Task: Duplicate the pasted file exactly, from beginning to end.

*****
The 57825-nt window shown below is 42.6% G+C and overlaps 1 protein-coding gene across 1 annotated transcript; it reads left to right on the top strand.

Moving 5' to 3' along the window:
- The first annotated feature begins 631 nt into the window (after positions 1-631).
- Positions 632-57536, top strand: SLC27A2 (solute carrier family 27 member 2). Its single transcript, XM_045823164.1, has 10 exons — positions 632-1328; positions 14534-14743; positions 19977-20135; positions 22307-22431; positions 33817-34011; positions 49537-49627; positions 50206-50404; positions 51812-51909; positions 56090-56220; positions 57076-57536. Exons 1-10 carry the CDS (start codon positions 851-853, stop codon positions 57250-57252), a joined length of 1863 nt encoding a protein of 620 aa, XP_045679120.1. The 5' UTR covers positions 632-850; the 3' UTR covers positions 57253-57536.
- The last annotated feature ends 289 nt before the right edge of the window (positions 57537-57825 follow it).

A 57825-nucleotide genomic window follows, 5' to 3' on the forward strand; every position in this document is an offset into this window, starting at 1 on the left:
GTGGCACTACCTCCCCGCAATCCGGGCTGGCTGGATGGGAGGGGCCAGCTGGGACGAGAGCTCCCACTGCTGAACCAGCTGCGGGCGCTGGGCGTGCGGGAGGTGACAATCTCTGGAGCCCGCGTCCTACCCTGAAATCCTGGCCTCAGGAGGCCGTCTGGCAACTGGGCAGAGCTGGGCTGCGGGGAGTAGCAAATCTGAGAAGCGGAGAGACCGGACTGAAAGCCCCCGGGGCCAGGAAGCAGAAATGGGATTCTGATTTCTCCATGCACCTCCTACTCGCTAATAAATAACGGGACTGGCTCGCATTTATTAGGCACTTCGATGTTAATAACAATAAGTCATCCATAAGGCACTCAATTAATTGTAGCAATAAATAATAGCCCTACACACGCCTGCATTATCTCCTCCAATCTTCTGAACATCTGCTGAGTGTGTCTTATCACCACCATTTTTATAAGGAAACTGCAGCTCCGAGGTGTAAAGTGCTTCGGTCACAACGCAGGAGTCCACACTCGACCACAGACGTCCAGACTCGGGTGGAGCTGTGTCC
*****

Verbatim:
The 57825-nt window shown below is 42.6% G+C and overlaps 1 protein-coding gene across 1 annotated transcript; it reads left to right on the top strand.

Moving 5' to 3' along the window:
- The first annotated feature begins 631 nt into the window (after positions 1-631).
- Positions 632-57536, top strand: SLC27A2 (solute carrier family 27 member 2). Its single transcript, XM_045823164.1, has 10 exons — positions 632-1328; positions 14534-14743; positions 19977-20135; positions 22307-22431; positions 33817-34011; positions 49537-49627; positions 50206-50404; positions 51812-51909; positions 56090-56220; positions 57076-57536. Exons 1-10 carry the CDS (start codon positions 851-853, stop codon positions 57250-57252), a joined length of 1863 nt encoding a protein of 620 aa, XP_045679120.1. The 5' UTR covers positions 632-850; the 3' UTR covers positions 57253-57536.
- The last annotated feature ends 289 nt before the right edge of the window (positions 57537-57825 follow it).

A 57825-nucleotide genomic window follows, 5' to 3' on the forward strand; every position in this document is an offset into this window, starting at 1 on the left:
GTGGCACTACCTCCCCGCAATCCGGGCTGGCTGGATGGGAGGGGCCAGCTGGGACGAGAGCTCCCACTGCTGAACCAGCTGCGGGCGCTGGGCGTGCGGGAGGTGACAATCTCTGGAGCCCGCGTCCTACCCTGAAATCCTGGCCTCAGGAGGCCGTCTGGCAACTGGGCAGAGCTGGGCTGCGGGGAGTAGCAAATCTGAGAAGCGGAGAGACCGGACTGAAAGCCCCCGGGGCCAGGAAGCAGAAATGGGATTCTGATTTCTCCATGCACCTCCTACTCGCTAATAAATAACGGGACTGGCTCGCATTTATTAGGCACTTCGATGTTAATAACAATAAGTCATCCATAAGGCACTCAATTAATTGTAGCAATAAATAATAGCCCTACACACGCCTGCATTATCTCCTCCAATCTTCTGAACATCTGCTGAGTGTGTCTTATCACCACCATTTTTATAAGGAAACTGCAGCTCCGAGGTGTAAAGTGCTTCGGTCACAACGCAGGAGTCCACACTCGACCACAGACGTCCAGACTCGGGTGGAGCTGTGTCC